The meeting place for the Whale Watch Cabo Tour was located behind the marina in Cabo San Lucas, the Local -16 in the Tesoro Wyndham Resort.
We arrived at 7:30am for our scheduled 8:15am tour. The office was open, and we were welcomed inside to be able to check in. It was a smooth and easy check in.
We were introduced to Oceanographer, Paola, who was our guide for the tour. She explained that Whale Watch Cabo partners with research institutions to track and study Humpback Whales. Many research institutions do not have the resources to track whales by satellite, or to go into the ocean every day to visually track them. Whale Watch Cabo photographs the whales that are seen on their tours, and shares this with research institutions…..I felt like I was helping with this research by touring with Whale Watch Cabo.
We walked to the dock where the motorboat was awaiting us.
We were given a few minutes to use the bathroom right there on the dock, which was very clean. I highly recommend for people to use the restrooms right before a tour, whether you need it or not.
We were eight on a boat that could of fit double that amount of people.
Paola instructed us about the boat, and introduced us to Alonso, our captain.
The captain has such a big role in these tours, he is not only the one that takes us to the whales, but he also spots them, and tries to approach them in a non-threatened way.
The ride was early morning, I had brought my sweater, and it came handy as no matter how sunny it is, it gets chilly and windy in the middle of the ocean.
We stopped in front of Lovers Beach; it is on one side, Divorce Beach on the other. Lovers Beach got it’s name from being on the calm and peaceful Sea of Cortez, Divorce Beach on the other side, is in the tumultuous water of the Pacific Ocean, hence it’s name.
The ride passed in front of the “Arch” for which Cabo is so well known. It is a memorable stone arch that connects the Pacific Ocean with the Sea of Cortez. We came within 50 feet of it. One of the great things about a tour on a smaller boat is that you can get so close to these magnificent natural wonders.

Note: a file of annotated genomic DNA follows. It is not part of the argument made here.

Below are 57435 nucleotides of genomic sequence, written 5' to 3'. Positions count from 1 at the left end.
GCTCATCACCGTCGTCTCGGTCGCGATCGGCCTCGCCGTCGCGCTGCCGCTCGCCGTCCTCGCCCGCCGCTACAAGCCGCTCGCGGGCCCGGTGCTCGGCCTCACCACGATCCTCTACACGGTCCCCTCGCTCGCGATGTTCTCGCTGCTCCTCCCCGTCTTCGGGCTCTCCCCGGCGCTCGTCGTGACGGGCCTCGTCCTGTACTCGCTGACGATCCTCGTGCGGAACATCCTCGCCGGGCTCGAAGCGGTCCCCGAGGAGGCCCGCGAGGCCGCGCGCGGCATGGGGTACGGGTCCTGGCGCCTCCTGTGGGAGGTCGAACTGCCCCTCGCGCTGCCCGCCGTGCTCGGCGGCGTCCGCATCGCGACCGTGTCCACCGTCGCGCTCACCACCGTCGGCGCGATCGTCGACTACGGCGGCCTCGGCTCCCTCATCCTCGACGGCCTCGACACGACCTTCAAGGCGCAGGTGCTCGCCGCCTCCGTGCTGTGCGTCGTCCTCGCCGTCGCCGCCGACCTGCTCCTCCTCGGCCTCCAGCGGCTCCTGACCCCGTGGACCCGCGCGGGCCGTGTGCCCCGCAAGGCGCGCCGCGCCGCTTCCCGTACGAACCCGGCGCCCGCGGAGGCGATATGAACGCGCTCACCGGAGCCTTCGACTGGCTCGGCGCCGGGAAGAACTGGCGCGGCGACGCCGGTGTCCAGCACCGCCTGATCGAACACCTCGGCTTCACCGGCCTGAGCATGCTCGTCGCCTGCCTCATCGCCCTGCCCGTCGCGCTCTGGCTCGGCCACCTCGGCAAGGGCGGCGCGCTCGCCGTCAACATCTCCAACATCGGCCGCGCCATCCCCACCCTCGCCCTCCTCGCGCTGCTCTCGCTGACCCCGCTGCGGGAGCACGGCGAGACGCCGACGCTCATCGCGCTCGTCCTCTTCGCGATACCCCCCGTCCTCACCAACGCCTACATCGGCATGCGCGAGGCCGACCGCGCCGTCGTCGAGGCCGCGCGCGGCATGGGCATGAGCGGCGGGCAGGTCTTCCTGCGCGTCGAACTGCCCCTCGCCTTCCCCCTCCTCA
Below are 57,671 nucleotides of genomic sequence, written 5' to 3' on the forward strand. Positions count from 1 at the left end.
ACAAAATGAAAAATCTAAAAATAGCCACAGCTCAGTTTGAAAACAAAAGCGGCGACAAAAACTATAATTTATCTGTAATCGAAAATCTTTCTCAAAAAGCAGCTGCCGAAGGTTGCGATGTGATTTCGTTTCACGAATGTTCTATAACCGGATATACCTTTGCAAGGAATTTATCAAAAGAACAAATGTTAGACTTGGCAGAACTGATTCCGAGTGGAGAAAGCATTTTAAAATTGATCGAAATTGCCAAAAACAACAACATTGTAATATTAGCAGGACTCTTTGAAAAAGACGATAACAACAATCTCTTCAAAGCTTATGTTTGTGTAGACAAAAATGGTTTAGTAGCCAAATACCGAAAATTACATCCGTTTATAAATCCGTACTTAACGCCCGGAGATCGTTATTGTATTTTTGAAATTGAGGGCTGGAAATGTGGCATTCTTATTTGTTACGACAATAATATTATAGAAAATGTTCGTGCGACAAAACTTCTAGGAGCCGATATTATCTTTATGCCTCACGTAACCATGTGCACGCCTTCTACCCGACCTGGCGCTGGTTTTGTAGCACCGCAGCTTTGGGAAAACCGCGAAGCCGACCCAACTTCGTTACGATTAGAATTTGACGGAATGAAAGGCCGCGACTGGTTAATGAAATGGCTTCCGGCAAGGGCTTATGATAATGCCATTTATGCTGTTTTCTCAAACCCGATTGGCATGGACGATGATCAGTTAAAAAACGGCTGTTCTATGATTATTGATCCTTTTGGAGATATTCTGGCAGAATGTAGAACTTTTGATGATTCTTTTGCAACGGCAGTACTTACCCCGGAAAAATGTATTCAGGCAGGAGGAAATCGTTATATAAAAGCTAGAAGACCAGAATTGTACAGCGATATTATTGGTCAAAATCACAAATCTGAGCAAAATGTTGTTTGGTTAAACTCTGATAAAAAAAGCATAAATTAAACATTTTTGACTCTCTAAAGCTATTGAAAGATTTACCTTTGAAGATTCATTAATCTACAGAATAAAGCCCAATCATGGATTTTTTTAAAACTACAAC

Paola took photos of each couple in front of the Arch and the photos will be sent to us by email complimentary. What a nice touch!
We passed the “Kings of the Bay” meaning the seals, and then we went around The Point, before heading to the open ocean.
Paola answered all questions we were asking about whales; their feeding, reproduction rituals, breathing, eating, migration, and much more. They are mammals, they give birth like us, they mate belly to belly and sleep only with half of their brain “asleep”, as the other half needs to be awake to tell the whale to breath. Humans breathe without having to think about it while whales have to consciously tell themselves to surface and breathe.
Alonso, the Captain spotted the spout, a vapor of water that comes from the whale’s blowhole. Most people think the whale is “spitting” water into the air, but it is actually exhaling before it prepares to dive again.
We saw many times the tail of the whale as it was diving back in the water. The waves were getting bigger and the boat was getting really wet.
I had moved in the bow, the front of the boat, to be able to get a great view on either side. I took off my shoes and hung my feet overboard. Wow! What a free feeling it was!
The captain drove the boat a bit further as the whales we had spotted were shy so we moved on to see others.
Paola, a true oceanographer, was having a blast taking photos that will be given to further research on the whales. The photos of the back of the tail are used to identify each whale, as it is unique like our thumbprint.
We stayed out in the blue ocean extra long, so we hastily returned to the Marina. Everyone on the boat was so happy with the trip.
It was an amazing and incredible unique experience!
Go check their website Whale Watch Cabo